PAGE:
ELLSWORTH, Maine — Pins are crashing. Bowling balls are rolling. Funkytown is playing on the stereo.

It's a typical Saturday afternoon in November at "D'Amanda's," a candlepin bowling alley and arcade in Ellsworth, Maine. The atmosphere at D'Amanda's may sound like regular bowling, but with one look, it's obvious this is not classic 10-pin big ball bowling.

Eleven-year-old Lola Stratton holds a candlepin ball. It's small, about the size of a grapefruit. She stares down the pins, which are narrow, like big toothpicks. Even though candlepin allows three rolls and the small ball makes it appear easy, it's difficult to knock down all 10 pins.

"Doesn't really matter what I do personally because I always lose. But I'm OK with that," Lola says.

Lola takes her first roll, and it's a gutter ball. Her second roll goes more on target and she knocks three pins down. The downed pins are called "deadwood" and stay in the lane for the last throw.

Roll No. 3 glides down the center of the lane and knocks down three more pins.

"Oh!" Lola says. She's happy. It's one of her best frames yet.

Candlepin bowling is not well-known in most of the United States.

According to the International Candlepin Bowling Association, it began in Worcester, Mass., in 1880. From there it spread throughout New England and the Canadian Maritimes. Today, this region continues to be candlepin country.

Lola is bowling with a group of friends. Earlier in the game, the balls stopped returning in their lane. So they grab the boss, Autumn Mowery.

Mowery is 20 years old and knows how to fix most lane problems on the spot. She started working here in 2019 and grew to love the sport and building relationships with customers. In 2020, her mom bought the business and Mowery began running the day-to-day operations.

Mowery and a friend who's volunteering remove a cover from the ball chute and find a jam in the ball return. While she sorts the jam out, Mowery explains that since the equipment is old, each lane has its own quirks.

"I love these lanes. They are definitely a pain in the butt. But they're still running for me — some of them," she says.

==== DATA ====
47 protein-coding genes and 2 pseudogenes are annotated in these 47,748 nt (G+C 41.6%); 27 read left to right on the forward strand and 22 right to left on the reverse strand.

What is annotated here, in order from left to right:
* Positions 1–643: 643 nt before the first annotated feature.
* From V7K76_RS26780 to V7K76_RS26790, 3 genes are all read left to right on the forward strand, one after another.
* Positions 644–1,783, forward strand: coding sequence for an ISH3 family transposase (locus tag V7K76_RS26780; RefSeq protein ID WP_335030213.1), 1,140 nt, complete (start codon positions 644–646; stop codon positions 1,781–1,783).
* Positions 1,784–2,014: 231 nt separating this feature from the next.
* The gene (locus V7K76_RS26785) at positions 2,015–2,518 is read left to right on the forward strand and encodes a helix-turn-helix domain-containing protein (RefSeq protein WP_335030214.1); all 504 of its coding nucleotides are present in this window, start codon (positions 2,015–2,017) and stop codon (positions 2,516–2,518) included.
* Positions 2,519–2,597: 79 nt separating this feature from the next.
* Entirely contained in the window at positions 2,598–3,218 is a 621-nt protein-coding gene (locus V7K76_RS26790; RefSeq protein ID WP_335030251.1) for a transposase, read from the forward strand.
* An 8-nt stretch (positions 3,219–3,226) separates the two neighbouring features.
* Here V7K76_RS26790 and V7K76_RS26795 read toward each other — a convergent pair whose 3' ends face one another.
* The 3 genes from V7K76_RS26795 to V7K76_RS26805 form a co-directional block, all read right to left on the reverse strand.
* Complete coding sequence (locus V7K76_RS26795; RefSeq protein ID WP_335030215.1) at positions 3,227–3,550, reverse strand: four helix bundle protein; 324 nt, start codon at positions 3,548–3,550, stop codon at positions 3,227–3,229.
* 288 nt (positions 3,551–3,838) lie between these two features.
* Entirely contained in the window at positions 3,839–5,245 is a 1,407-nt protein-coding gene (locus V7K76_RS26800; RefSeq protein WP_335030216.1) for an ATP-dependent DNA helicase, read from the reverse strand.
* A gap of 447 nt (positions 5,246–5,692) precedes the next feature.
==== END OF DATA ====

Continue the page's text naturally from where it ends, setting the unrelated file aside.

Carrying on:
The pinsetters are prototypes from 1949. So Mowery can't order new parts. In the meantime, she uses Lane 5 as a scrap yard. Over the years, previous owners have jerry-rigged a lot of fixes.

"It's all duct tape and bubblegum back there," she says.

When customers arrive, Mowery apologizes in advance of breakdowns.

Soon enough, Lane 1 is down. Mowery zips out back.

Behind the lanes is a symphony of whirring and clanging among the jungle of motors, chains and conveyors. Mowery inspects the problem: the sweeper bar isn't collecting the pins.

"It's too cold," she says. "These are not moving the way they should be."

Mowery resets a few switches and gets the lane back on track. She expects to have this problem all day since the weather has turned cold and she's still waiting on her heating oil to arrive.

This is just one of many stressors Mowery deals with daily. She lives above the alley and often makes repairs until 1 or 2 am. She's the only employee. The roof leaks. Heating and cooling the huge building is expensive. She even dropped this semester of college to catch up on sleep.

Mowery's determined — against all odds — to keep the candlepin alley going. She says the tradition is disappearing because many owners can't keep up with the maintenance, and it's too expensive to get new candlepin parts. Many alleys are closing or converting to classic 10-pin.

Regulars appreciate the effort to save the tradition.

"I do like to see that she's trying her hardest to keep the original parts. And hats off to her because I know that's definitely not an easy task to keep up with," says Sam Sawyer, a woman in her mid-20s who grew up coming here and whose family has been coming to this alley for generations.

"I have such distinct and fond memories of just like, me and my cousins going out, like getting Pizza Hut and then coming here. It was the most happenin' place," she says.

Today, Sawyer is here for her niece's birthday. Family traveled from hours away to meet at D'Amanda's.

"It means a lot to so many people around here, that it's really like another home for us. So I think it's a matter of keeping it alive for generations to come," she says.

Mowery knows how much candlepin means to her community and she wants more towns across the nation to have it too. She has hopes to expand in Maine and then spread the sport outside of New England.

She started a TikTok account, @EllsworthCandlepinAlley, to get the word out. For now, she's bringing people together in Ellsworth, Maine, one candlepin at a time.

Copyright 2023 NPR. To see more, visit https://www.npr.org.

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